“Oh, how many times in this state do I remember the words of David: ‘As the deer longs for streams of water, so my soul longs for you, O God.’ I experience it literally when he wounds me.
“Sometimes in this state I saw a vision: an angel in bodily form, standing very close to me on my left side. The angel was not large, but small and very beautiful. His face was so aflame that I thought he must be a cherub, one of the highest order of angels, who seem to be made of fire.
“I saw that his hands held a great golden dart, and at the end of the iron tip fire plumed. The angel plunged the flaming dart through my heart again and again until it penetrated my innermost core. When he withdrew it, it felt like he was carrying the deepest part of me away with him. He left me on fire, consumed with the immense love of God. The pain was so fierce that it made me moan, and its sweetness so utterly divine it abolished any desire to take it away; nor is the soul content with anything but God.”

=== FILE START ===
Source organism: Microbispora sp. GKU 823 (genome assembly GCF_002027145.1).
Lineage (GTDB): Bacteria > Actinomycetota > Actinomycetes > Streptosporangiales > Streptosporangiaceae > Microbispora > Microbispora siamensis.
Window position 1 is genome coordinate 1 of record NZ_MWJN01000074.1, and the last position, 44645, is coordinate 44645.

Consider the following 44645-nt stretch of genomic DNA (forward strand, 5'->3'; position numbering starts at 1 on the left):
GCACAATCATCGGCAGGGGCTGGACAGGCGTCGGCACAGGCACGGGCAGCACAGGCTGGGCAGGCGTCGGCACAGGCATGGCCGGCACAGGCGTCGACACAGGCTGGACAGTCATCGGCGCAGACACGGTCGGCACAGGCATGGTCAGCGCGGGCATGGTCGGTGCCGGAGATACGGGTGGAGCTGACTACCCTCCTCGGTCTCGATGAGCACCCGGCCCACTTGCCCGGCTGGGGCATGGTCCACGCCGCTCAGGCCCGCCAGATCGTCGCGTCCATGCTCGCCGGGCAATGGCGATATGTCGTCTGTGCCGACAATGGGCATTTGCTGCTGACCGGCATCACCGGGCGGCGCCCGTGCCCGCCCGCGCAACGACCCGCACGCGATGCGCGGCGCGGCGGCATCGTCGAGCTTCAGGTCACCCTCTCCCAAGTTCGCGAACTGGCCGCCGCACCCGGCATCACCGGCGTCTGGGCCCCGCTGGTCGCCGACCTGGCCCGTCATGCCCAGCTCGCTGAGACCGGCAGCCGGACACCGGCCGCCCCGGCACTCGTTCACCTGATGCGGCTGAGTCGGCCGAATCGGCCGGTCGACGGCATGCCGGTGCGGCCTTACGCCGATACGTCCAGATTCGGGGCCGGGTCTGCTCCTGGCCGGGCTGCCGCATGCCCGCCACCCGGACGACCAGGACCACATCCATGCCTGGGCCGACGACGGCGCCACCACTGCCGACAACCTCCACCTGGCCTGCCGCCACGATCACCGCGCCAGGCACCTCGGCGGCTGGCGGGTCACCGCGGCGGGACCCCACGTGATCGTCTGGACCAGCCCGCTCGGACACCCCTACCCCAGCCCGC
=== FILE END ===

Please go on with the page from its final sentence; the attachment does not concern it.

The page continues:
Prayer is the breath and manifestation of the Spirit of love, and it finds its perfect expression in the Blessed Trinity. All genuine prayer has its source in the life of the Triune God.
If prayer is the breathing of the soul, and love its pulsation, we may conclude that love is the source of prayer. Furthermore, genuine love refers to the selfless love that seeks the happiness of others and is not distorted by selfish passion or attachment. “Love is patient; love is kind; love is not envious or boastful or arrogant or rude. It does not insist on its own way; it is not irritable or resentful; it does not rejoice in wrongdoing, but rejoices in the truth. It bears all things, believes all things, hopes all things, endures all things. Love never ends.” (1 Cor 13:4-8).